The boss was right. Asda’s Extra Special range is not that special

By Elaine Watson

- Last updated on GMT

Related tags New product development Sainsbury's Asda

Andy Clarke
Andy Clarke
Asda boss Andy Clarke’s recent ‘Gerald Ratner’ moment simply reflects what any product developer working with the supermarkets will tell you in private, that the retailer’s own-label range does not stack up against the competition in the quality stakes.

This was the general consensus of development chefs, new product development (NPD) managers and interim/freelance NPD specialists contacted by following Clarke’s admission that Asda had not been as focused on “food values and food quality​” as it might have been.

While some observers believe Clarke’s admission was a PR gaffe, one consultant that has worked with all of the major multiples on premium own-label ranges said his honesty was "refreshing".

He added: “At long last we’ve got a chief executive that’s said publicly what most of the industry thinks privately. They call the range Extra Special, but it’s not. Not only does it lag the competition but there is not really much of a differential between the spec for their standard products and some Extra Special lines.

“I personally think that the quality has gone backwards in some areas – they are behind where they were five years ago. The aspiration is there but you can’t ask for M&S quality at Asda prices, which is what they are asking for. Something has to give.”

He added: “Asda has done some interesting things, it's launched ready-to-cook microwaveable bagged meals, which is conceptually a very good idea, for example. But in general, I think it has let itself down over the past two or three years and in many areas it is well behind the competition.”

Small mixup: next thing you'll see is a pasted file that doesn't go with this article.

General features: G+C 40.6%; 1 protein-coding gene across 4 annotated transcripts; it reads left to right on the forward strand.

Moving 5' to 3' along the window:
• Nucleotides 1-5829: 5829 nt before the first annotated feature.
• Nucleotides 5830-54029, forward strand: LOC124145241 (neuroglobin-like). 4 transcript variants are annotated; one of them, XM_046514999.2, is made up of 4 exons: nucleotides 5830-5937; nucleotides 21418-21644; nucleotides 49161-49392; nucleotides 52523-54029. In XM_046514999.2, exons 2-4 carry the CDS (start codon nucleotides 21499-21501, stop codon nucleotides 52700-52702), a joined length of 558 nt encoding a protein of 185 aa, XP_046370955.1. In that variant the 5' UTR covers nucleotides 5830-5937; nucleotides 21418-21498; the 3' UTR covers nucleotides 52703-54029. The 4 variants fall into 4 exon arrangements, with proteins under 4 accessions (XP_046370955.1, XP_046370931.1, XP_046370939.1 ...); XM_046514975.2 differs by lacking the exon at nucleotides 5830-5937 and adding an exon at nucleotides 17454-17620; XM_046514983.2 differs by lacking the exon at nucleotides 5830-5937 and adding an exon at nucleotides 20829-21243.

Waitrose now retailer to beat in quality pecking order?

In quality terms, Waitrose was now the retailer to beat, although manufacturers still typically benchmarked products against Marks & Spencer in chilled food, claimed another industry source.

“Waitrose has recognised that what consumers are looking for at the premium end of the market are freshness cues, interaction, great recipe composition and great packaging. But Tesco has also raised its game recently, especially in Finest.”

One development chef that has worked with own-label suppliers to all of the leading supermarkets said: “The quality of Asda’s own-label range is under par in some areas, but its aim is to be the cheapest, and if you want to be the cheapest, you have to make compromises.”

He added: “When I last went to the head office, I was given a badge saying something like ‘I’m here to make goods and services more affordable', that’s the mentality of the company.”

Another development chef said: “The quality of Asda’s range is quite variable – it really depends on the product category – on Indian sauces, for example, they have tried to go down the authenticity route on Extra Special but I am not sure they have got it right for the UK palate. Some of the products are actually quite inedible in my view.

“But on chilled ready meals, they are not bad at all.”

One consultant that has worked with several leading branded and own-label manufacturers, added: “I think they have taken their eyes off the ball; they are just a bit off the pace compared with the competition.

“As for the pecking order, I’d say in convenience meals, it’s M&S, Waitrose, then Sainsbury, then Tesco. Then you’ve got Asda."

Asda: "exciting" new products in the pipeline

Asda, which has seen its market share dip slightly (0.3%) in the 12 weeks to July 11 according to Kantar Worldpanel, said its range would soon be refreshed with some “exciting​” new products.

A spokesman added: “We love our food and are proud of the products we sell, but you don’t get anywhere standing still.

“That's why we're very excited by the work we've been doing behind the scenes this year, much of which is going to be available to see in our stores very soon. So it's a case of watch this space.”

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